The pilgrim Theodosius was the first to mention a church at the Jordan River, which was built at the end of the 5th century by the Emperor Anastasius (491-518) to commemorate St John the Baptist. Built on arcades and square in shape, the church had a marble column with an iron cross marking the spot where the people then thought that Jesus had been baptized.
Various other church writers and pilgrims in the 5th through 7th centuries mentioned churches in the lower Jordan River-Bethany region commemorating the baptism of Christ.
The 7th-century pilgrim Arculf mentioned seeing the ruins of the church at this spot on the east bank, a wooden cross in the river, and steps leading into the water from the west bank. Another nearby chapel was said to have marked the spot where Jesus' clothes were kept while he was being baptized.
In more recent times, the site was long off limits due to its position along a disputed border that was dotted with thousands of land mines. It was only in 1996, following the peace treaty of 1994 and two years of clearing the mines, that archaeologists were able to excavate Wadi Kharrar.
Using some pre-1948 studies and the early pilgrim accounts as their guide, archaeologists quickly uncovered an astonishing 21 ancient sites. These include five baptismal pools (shallow pools lined with plaster) from the Roman and Byzantine periods; a Byzantine monastery; 11 Byzantine churches (many with mosaics and Greek inscriptions); caves of monks and hermits; and lodgings for pilgrims.
These findings have led most scholars to conclude that this is the biblical Bethany-beyond-the-Jordan, where John baptized Jesus Christ. This is not certain, however, as the ruins do not date to the time of Christ and there are some early sites across the river as well. Some still believe Jesus was baptized on the west bank in Israel, but the majority opinion firmly rests with this site in Jordan.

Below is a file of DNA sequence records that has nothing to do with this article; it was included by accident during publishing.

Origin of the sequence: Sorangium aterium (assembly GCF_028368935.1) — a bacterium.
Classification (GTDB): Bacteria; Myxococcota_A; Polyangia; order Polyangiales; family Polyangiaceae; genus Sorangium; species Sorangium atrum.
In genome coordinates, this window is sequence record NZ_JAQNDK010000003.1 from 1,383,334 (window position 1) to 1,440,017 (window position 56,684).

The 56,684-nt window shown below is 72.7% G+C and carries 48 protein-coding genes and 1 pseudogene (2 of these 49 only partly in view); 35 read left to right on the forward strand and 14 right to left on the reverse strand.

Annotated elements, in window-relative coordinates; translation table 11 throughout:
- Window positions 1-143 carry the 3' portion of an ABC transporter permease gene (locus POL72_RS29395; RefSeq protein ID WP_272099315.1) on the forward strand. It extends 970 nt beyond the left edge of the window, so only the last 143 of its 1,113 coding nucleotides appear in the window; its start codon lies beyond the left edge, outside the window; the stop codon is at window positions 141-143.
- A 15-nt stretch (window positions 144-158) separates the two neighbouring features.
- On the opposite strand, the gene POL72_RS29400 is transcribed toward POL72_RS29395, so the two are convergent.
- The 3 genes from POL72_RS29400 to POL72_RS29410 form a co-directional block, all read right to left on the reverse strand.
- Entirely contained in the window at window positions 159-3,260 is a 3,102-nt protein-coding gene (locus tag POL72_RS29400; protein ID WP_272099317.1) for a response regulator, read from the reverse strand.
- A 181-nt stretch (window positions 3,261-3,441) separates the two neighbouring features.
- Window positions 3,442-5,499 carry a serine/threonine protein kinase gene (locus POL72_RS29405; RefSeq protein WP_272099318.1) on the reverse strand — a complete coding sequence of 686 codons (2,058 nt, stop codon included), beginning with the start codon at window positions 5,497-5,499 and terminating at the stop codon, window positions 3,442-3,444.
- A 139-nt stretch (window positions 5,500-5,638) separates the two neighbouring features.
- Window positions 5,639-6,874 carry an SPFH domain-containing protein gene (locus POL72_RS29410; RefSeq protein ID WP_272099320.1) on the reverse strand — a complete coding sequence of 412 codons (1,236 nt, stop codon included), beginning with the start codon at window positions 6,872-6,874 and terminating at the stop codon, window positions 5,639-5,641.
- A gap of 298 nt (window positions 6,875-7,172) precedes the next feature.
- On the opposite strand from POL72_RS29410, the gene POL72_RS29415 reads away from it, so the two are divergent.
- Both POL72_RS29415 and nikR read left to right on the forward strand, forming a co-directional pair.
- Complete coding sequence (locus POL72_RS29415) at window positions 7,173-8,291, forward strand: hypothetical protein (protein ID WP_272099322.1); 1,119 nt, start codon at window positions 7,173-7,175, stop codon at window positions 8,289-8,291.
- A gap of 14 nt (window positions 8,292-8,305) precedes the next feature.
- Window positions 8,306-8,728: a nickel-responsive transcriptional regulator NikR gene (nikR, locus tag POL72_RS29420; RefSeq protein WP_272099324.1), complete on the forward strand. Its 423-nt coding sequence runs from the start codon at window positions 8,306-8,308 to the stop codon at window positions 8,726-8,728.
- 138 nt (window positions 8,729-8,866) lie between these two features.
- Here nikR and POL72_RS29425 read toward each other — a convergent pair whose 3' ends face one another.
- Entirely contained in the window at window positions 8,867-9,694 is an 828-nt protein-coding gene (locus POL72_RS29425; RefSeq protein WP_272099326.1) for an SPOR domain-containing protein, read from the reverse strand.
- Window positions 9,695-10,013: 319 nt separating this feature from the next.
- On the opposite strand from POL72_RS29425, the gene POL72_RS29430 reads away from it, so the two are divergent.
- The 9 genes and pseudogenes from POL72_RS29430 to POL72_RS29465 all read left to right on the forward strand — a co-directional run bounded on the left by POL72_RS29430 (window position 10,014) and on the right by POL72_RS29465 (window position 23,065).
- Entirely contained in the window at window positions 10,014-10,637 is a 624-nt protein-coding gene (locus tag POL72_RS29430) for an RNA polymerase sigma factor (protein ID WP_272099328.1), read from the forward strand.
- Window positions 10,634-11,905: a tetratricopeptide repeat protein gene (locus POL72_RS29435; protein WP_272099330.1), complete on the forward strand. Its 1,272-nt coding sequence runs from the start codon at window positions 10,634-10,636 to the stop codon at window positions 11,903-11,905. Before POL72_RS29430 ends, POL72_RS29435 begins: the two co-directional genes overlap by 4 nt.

In January 2000, on Epiphany, more than 40,000 people gathered at the Baptism Site along with church leaders from 15 world churches in a massive pilgrimage. Shortly after, the Armenian Church officially declared the site to be the location of the baptism of Christ. And on March 20, Pope John Paul II held an outdoor Mass at the site with 25,000 worshipers in attendance.
Since the excavations of the late 1990s, the site has been extensively developed by the Jordan Tourism Authority, but sensitively so - visitor numbers are controlled and the Visitors' Centre has been located at some distance from the site in an effort to preserve its sanctity. Other facilities include a restaurant, shops, and even a plush VIP Lounge.
The ticket office is at the Visitors' Centre, which has plenty of parking. All private cars are prohibited within the archaeological zone itself, so an electric minibus brings visitors to their choice of three different sites: Tell Mar Elias, the Baptism Pools and/or John the Baptist's Church.
Alternatively, you can walk the 2.5km from the Visitor Centre to Tell Mar Elias, then along the south bank of the Wadi Kharrar for another 2km to John the Baptist's Church and the Jordan River.
Would-be walkers should note that the Baptism Site is located in a desolate and difficult climate. It is nearly the lowest point on earth, at over 350m below sea level. The ground is dry and chalky and vegetaton is sparse except on the banks of the river. The air is thick and hot, with temperatures soaring to 45°C anytime but the winter.
The first stop on most tours of Bethany is Tell Mar Elias ("el-yass"), Elijah's Hill. The small hill has the ruins of three churches, three caves and three baptism pools, accessable by a wooden catwalk. Starting on the west side, a cave forms the apse of a small Byzantine church, with small south and east apses and a few fragments of a mosaic floor.
Northwest of this are the covered ruins of a larger Byzantine church. Built into the apse is a black stone, commemorating the fire that accompanied Elijah's ascent into heaven. The mosaic floor includes a cross made of diamond shapes and a Greek inscription dating it to the time of Rhotorious (which is the early 6th century).
Up a couple steps on the northeastern side of the tell are two pools from the Roman period, one cut later with the addition of a 14m-deep well. Further around the tell is a large rectagular pool, plastered on the bottom and with four steps leading into it. This is believed to have been used for group baptisms.